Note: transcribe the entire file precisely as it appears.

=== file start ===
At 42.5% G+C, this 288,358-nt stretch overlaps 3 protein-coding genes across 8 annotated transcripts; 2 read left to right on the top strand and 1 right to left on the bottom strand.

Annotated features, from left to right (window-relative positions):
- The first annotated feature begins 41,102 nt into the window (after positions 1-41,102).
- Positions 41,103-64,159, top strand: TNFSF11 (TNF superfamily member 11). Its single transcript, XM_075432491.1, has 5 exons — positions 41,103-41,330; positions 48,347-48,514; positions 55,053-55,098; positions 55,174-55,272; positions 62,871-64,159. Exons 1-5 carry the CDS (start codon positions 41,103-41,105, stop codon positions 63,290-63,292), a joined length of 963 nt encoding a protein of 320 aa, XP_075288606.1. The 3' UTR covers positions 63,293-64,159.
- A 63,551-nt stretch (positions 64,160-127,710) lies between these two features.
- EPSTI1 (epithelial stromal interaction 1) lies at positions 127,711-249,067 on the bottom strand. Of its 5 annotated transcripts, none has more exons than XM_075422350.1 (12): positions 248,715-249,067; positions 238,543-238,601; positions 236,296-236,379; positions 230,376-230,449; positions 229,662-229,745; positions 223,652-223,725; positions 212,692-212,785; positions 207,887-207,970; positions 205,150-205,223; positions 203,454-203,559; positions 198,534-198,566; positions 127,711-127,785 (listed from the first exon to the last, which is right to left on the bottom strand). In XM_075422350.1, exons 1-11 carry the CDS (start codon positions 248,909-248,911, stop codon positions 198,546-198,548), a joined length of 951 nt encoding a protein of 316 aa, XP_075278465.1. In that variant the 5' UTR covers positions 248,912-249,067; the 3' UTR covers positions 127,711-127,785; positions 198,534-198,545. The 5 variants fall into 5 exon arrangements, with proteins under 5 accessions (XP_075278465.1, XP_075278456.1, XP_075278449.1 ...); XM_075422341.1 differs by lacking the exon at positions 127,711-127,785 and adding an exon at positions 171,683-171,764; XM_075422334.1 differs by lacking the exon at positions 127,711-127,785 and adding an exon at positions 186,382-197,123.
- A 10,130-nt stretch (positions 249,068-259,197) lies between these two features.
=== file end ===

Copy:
At 42.5% G+C, this 288,358-nt stretch overlaps 3 protein-coding genes across 8 annotated transcripts; 2 read left to right on the top strand and 1 right to left on the bottom strand.

Annotated features, from left to right (window-relative positions):
- The first annotated feature begins 41,102 nt into the window (after positions 1-41,102).
- Positions 41,103-64,159, top strand: TNFSF11 (TNF superfamily member 11). Its single transcript, XM_075432491.1, has 5 exons — positions 41,103-41,330; positions 48,347-48,514; positions 55,053-55,098; positions 55,174-55,272; positions 62,871-64,159. Exons 1-5 carry the CDS (start codon positions 41,103-41,105, stop codon positions 63,290-63,292), a joined length of 963 nt encoding a protein of 320 aa, XP_075288606.1. The 3' UTR covers positions 63,293-64,159.
- A 63,551-nt stretch (positions 64,160-127,710) lies between these two features.
- EPSTI1 (epithelial stromal interaction 1) lies at positions 127,711-249,067 on the bottom strand. Of its 5 annotated transcripts, none has more exons than XM_075422350.1 (12): positions 248,715-249,067; positions 238,543-238,601; positions 236,296-236,379; positions 230,376-230,449; positions 229,662-229,745; positions 223,652-223,725; positions 212,692-212,785; positions 207,887-207,970; positions 205,150-205,223; positions 203,454-203,559; positions 198,534-198,566; positions 127,711-127,785 (listed from the first exon to the last, which is right to left on the bottom strand). In XM_075422350.1, exons 1-11 carry the CDS (start codon positions 248,909-248,911, stop codon positions 198,546-198,548), a joined length of 951 nt encoding a protein of 316 aa, XP_075278465.1. In that variant the 5' UTR covers positions 248,912-249,067; the 3' UTR covers positions 127,711-127,785; positions 198,534-198,545. The 5 variants fall into 5 exon arrangements, with proteins under 5 accessions (XP_075278465.1, XP_075278456.1, XP_075278449.1 ...); XM_075422341.1 differs by lacking the exon at positions 127,711-127,785 and adding an exon at positions 171,683-171,764; XM_075422334.1 differs by lacking the exon at positions 127,711-127,785 and adding an exon at positions 186,382-197,123.
- A 10,130-nt stretch (positions 249,068-259,197) lies between these two features.